Singapore says cutting down on sand as Putrajaya bans exports

Sand is a key resource for Singapore, which looks to land reclamation as part of its plan to mitigate the impact of climate change. (Bloomberg pic)

KUALA LUMPUR: Singapore said it’s been trying to reduce reliance on sand, as neighbouring Malaysia announced a ban on all exports of sea sand since last year on environmental concerns.

The city-state piloted a polder development in outlying Pulau Tekong that uses less sand compared to regular reclamation, a spokesperson for Singapore’s national development ministry said in a statement. The government has also sought to diversify its sources of sand to ensure resilient supply, the spokesperson said.

The ministry was responding to questions after Water, Land and Natural Resources Minister Xavier Jayakumar said that the country’s sea sand will be limited for domestic use only.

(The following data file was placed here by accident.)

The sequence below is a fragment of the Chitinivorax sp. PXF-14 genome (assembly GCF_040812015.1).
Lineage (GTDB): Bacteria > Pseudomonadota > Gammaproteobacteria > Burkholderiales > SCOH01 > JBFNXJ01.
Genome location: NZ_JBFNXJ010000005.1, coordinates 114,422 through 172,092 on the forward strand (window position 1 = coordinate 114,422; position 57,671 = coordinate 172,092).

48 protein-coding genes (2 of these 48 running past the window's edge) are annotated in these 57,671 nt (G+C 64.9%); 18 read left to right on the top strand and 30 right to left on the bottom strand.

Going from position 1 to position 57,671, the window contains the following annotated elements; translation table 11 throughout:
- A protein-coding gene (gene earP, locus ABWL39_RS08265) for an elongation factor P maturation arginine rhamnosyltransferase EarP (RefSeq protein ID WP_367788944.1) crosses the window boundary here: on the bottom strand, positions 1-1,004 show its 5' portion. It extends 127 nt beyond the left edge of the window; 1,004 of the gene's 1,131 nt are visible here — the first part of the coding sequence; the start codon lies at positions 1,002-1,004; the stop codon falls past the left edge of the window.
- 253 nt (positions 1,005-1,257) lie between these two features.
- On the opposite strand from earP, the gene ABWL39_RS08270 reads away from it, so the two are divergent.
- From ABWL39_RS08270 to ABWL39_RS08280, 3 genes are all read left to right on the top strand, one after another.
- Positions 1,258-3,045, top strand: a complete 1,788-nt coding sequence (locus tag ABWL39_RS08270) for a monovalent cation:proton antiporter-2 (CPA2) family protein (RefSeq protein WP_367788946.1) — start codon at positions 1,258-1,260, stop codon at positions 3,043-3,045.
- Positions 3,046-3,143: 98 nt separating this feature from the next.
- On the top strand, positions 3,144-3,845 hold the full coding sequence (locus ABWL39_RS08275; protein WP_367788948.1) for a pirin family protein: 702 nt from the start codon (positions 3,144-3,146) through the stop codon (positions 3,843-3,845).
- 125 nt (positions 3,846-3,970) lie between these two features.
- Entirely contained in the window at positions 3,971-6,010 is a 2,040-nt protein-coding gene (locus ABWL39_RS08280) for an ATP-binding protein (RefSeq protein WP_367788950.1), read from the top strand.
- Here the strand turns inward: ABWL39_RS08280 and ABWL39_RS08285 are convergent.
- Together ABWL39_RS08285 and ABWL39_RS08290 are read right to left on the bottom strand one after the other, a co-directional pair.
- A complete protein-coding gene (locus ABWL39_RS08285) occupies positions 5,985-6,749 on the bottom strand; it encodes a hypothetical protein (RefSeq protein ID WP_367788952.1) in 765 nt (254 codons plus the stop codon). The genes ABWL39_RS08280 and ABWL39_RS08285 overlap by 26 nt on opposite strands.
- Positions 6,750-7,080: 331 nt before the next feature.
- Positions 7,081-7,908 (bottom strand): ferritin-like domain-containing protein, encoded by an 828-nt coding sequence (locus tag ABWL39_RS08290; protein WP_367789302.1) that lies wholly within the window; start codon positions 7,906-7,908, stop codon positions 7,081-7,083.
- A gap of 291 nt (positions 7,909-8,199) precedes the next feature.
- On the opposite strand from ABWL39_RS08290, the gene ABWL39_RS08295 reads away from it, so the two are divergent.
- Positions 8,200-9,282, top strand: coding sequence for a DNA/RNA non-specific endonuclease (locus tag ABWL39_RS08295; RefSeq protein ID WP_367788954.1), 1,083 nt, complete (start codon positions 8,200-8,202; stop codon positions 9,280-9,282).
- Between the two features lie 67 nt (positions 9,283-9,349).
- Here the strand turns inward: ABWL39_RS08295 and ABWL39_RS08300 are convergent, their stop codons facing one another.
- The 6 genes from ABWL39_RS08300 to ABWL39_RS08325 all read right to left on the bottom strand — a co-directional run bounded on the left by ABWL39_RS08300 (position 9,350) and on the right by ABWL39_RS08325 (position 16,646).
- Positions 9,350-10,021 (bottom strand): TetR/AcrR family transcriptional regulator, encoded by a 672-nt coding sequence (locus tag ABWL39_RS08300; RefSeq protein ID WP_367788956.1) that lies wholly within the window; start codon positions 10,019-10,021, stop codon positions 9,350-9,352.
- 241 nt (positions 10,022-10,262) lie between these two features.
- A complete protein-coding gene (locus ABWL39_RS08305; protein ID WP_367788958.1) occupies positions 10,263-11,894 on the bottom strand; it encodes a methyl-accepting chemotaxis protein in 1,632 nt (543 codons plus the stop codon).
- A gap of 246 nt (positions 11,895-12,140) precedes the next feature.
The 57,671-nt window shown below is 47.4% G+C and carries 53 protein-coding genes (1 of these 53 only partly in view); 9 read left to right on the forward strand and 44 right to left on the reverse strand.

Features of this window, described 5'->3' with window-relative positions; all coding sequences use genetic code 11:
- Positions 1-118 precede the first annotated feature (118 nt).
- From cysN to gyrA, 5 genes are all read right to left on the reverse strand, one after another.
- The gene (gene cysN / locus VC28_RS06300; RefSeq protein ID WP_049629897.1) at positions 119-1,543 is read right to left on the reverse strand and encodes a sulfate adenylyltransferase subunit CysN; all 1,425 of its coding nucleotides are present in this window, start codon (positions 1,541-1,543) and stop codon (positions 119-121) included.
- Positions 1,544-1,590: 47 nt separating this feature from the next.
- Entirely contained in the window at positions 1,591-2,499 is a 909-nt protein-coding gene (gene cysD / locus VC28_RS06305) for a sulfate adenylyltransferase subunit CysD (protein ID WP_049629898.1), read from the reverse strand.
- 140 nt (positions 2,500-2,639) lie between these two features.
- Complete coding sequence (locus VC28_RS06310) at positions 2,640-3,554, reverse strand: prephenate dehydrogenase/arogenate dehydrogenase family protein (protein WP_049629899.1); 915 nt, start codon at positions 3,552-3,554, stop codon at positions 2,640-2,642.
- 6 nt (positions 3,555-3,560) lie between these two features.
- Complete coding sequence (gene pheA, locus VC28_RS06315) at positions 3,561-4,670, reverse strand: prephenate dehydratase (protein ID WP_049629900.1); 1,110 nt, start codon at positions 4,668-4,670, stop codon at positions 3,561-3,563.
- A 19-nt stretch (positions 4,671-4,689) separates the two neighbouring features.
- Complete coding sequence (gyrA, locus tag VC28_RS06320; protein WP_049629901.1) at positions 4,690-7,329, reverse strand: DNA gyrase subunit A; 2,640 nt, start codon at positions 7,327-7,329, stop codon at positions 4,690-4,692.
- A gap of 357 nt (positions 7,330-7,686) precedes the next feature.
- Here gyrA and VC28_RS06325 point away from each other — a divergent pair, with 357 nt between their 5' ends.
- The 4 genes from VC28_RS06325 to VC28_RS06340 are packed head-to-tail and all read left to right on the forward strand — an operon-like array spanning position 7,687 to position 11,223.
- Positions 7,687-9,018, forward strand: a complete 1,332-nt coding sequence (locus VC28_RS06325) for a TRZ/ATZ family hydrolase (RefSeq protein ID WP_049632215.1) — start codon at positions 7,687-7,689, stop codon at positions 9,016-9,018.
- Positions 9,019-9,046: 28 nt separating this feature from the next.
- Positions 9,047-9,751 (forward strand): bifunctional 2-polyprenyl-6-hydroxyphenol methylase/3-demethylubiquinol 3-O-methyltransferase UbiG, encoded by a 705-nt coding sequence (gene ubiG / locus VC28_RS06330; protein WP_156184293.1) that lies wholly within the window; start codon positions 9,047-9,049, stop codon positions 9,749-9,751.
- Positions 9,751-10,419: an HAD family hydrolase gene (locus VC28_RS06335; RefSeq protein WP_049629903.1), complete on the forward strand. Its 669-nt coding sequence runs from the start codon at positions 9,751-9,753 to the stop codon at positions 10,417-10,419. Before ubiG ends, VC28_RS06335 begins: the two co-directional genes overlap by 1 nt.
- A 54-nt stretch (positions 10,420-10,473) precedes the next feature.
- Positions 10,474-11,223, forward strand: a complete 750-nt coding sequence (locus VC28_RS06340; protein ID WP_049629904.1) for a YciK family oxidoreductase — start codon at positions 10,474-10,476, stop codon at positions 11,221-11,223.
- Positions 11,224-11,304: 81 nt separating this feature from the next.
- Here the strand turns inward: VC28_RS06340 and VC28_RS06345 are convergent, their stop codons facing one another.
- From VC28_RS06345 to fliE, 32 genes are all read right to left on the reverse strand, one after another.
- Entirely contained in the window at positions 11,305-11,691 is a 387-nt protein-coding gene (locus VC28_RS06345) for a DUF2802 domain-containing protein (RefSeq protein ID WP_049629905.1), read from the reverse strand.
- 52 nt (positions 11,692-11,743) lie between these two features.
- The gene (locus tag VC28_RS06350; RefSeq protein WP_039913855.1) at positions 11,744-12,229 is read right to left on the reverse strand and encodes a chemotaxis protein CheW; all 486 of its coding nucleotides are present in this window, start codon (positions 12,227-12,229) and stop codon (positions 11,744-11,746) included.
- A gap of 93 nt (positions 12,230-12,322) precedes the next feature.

The exports ban won’t affect ties with Singapore as it isn’t related to the city-state’s reclamation efforts, he told reporters in Kuala Lumpur yesterday.

Sand is a key resource for Singapore, which looks to land reclamation as part of its plan to mitigate the impact of climate change. Almost one-third of the country rests just 5m above sea level.

Over the years, the country’s biggest suppliers of the resource, including Indonesia and Cambodia, have already halted exports to limit environmental damage.

Exports of river sand from Malaysia would require approval from Prime Minister Dr Mahathir Mohamad, Xavier said.